OMBEKO: Gov’t should not take back control of tea sector
- It is important to note that crop industries historically managed by government are dead or on their death bed, along with dreams of thousands of farmers.
- Cotton, pyrethrum, sugar, sisal and coffee firms are a few examples.
- It would be sad if the same thing happened to Kenya's vibrant tea sector.
There is a current push to take back control of the tea sector to the government, both in the county and nationally.
County governments, Senate and Parliament are behind the move on the pretext that the sector is not well managed; that cartels are running the industry and money for farmers is being stolen.
Their intent is ill-informed, unfortunate and bound to roll back the massive gains the sector has made over the years.
To put the tea sector into context, we must understand the contribution it is making to the economy of the country.
According to statistics, tea contributed more than 100 billion to the economy last year, making it the single biggest donor to the country’s GDP at 2.5%.
Out of this, about 78 billion was derived from the work of smallholder farmers, most of whom take their produce to factories managed by the Kenya Tea Development Agency (KTDA) spread all over the country.
It is important to understand the industry structure that has made it this successful. When the sector was privatised in 2000, ownership of factories was transferred from government to farmers under KTDA.
These farmers effectively became owners of the sector: the factories where they deliver their tea belongs to them and so do the accompanying assets. In essence, they have the power to decide how the factories run, who gets elected as factory leaders and growth of their business.
These more than 600,000 smallholder farmers, through sheer hard work and a clear vision, have collectively constructed 68 factories that they supply tea to. They have taken advantage of economies of scale accorded to them by their numbers to purchase fertilisers and machinery at fair prices.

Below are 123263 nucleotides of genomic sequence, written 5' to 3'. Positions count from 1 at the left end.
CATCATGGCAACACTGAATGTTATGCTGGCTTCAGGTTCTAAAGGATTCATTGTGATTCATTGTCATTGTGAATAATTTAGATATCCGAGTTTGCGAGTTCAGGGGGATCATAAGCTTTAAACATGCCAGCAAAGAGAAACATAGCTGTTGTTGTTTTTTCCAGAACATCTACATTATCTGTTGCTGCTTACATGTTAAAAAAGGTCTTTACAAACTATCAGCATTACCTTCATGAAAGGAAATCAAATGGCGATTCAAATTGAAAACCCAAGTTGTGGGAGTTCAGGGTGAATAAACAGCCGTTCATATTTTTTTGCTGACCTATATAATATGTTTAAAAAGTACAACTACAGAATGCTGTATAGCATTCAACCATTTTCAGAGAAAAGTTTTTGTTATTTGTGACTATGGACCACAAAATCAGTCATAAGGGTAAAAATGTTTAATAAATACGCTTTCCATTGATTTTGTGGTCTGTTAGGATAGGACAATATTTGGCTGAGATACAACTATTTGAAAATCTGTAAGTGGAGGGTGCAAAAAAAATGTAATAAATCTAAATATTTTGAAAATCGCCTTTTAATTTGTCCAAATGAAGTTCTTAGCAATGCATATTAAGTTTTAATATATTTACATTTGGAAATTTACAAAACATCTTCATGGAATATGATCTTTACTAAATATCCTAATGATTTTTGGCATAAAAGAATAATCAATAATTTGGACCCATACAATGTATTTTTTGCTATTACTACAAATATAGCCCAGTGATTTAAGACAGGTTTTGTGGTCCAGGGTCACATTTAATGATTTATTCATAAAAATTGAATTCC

They have invested along the tea value chain to build their own firms which manage critical aspects of the business such as insurance, warehousing and transport. These smallholder farmers gained control of the sector, pushing out middlemen who prior to privatisation were having a field day reaping where they did not sow.
The shareholders (farmers) have managed to do this thanks to an elaborate governance structure, right from buying centres to tea factories and the services in between. Even on a global scale, there are very few of such agricultural models.
Now, as a farmer who grew up in a tea growing area, was raised and educated with proceeds from tea, and later worked in the industry, I do not doubt that the agriculture sector has changed over the years. New challenges such as competition from cheaper food imports, reduced land sizes, climate change, taxation and destruction of our water towers, have emerged.
I would have expected that MPs and county assembly members work overtime to find solutions to more urgent problems that Kenya is facing instead of trying to return management of the tea sector to the government.
In a previous life as a practising agronomist, I toured the country and saw the kind of small but meaningful improvements tea farmers have made with their crop. In many households, tea is the only income earner.
Kenyan tea has raised generations, mine included, and with the consistency shown, it continues make even greater contributions to the economy.
Of course there are challenges: farmers could earn more money for their produce, use more reliable markets, reduce costs of inputs as well as internal influences in their trade in the form of middlemen and brokers. However, we need to interrogate what exactly the government has done over the years to help the agriculture sector.
Every year, government funding to the sector has been inadequate. We keep on hearing about stalled irrigation projects, substandard fertilisers and seeds supplied to farmers. There are always slow responses to agricultural crises such as pests and diseases.
Yet for smallholder tea farmers, as a result of the self governing structure within KTDA, always receive fertilisers such as inputs in good time. Markets are guaranteed and they are paid monthly without fail for the tea they deliver to their own factories. Auxiliary services such as transport and logistics are managed internally, leaving no room for external influence.
Some factories, according to press reports, are even constructing their own hydro-power plants. Farmers are doing this on their own with minimal government influence, other than regulation. Instead of placing unnecessary controls on the tea sector, government should be encouraging growth.
It is important to note that crop industries historically managed by government are dead or on their death bed, along with dreams of thousands of farmers. Cotton, pyrethrum, sugar, sisal and coffee firms are a few examples. It would be sad if the same thing happened to Kenya’s vibrant tea sector.
Wanjiku should jealously guard the gains she has made as an owner of the tea industry. The call to take back control of the tea sector to government isn’t really about improved management of the crop. It is about the return of middlemen and the control of the hundreds of billions emanating from the sector. We should not let this happen.
By William Ombeko, a farmer and agronomist based in Western Kenya
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